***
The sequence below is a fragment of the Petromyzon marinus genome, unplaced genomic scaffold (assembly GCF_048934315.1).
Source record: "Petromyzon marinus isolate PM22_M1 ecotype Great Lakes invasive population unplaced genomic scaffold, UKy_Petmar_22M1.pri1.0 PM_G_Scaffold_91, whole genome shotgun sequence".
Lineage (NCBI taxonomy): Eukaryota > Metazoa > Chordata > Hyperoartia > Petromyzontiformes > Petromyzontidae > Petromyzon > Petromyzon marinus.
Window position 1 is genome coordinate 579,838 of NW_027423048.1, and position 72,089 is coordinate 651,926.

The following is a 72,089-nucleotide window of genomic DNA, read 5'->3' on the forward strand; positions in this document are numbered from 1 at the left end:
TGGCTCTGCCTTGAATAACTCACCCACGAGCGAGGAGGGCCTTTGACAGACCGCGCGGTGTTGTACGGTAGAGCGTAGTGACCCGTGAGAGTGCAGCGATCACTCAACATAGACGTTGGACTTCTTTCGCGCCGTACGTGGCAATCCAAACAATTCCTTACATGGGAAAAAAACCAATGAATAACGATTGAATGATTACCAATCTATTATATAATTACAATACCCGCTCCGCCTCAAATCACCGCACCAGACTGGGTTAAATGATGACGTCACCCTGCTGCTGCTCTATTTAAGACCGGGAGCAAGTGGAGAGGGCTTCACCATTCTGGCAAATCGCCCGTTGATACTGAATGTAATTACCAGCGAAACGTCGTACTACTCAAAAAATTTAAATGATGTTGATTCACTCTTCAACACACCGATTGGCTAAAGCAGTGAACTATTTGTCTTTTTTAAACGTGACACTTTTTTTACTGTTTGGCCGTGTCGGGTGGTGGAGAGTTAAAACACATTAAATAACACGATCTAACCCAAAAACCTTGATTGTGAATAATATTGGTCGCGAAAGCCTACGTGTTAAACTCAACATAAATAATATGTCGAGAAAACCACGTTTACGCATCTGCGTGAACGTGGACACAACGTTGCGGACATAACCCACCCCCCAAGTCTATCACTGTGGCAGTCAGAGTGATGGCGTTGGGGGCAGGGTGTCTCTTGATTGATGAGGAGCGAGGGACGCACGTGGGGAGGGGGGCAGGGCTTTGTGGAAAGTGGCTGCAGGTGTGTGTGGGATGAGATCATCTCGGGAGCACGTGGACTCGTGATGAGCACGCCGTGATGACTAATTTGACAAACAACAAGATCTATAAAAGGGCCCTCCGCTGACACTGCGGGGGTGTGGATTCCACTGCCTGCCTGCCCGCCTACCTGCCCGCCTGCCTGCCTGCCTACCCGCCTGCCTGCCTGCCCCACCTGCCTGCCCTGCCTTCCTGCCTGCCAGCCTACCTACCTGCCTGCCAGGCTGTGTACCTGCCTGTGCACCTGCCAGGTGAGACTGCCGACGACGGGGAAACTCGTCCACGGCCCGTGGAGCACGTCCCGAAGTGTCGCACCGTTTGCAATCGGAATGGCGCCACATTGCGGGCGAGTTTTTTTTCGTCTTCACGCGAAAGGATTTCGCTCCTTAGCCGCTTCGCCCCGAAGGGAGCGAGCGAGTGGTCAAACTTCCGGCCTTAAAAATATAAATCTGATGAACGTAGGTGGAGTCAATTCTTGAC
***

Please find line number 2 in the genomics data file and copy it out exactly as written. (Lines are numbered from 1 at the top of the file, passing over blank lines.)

Source record: "Petromyzon marinus isolate PM22_M1 ecotype Great Lakes invasive population unplaced genomic scaffold, UKy_Petmar_22M1.pri1.0 PM_G_Scaffold_91, whole genome shotgun sequence".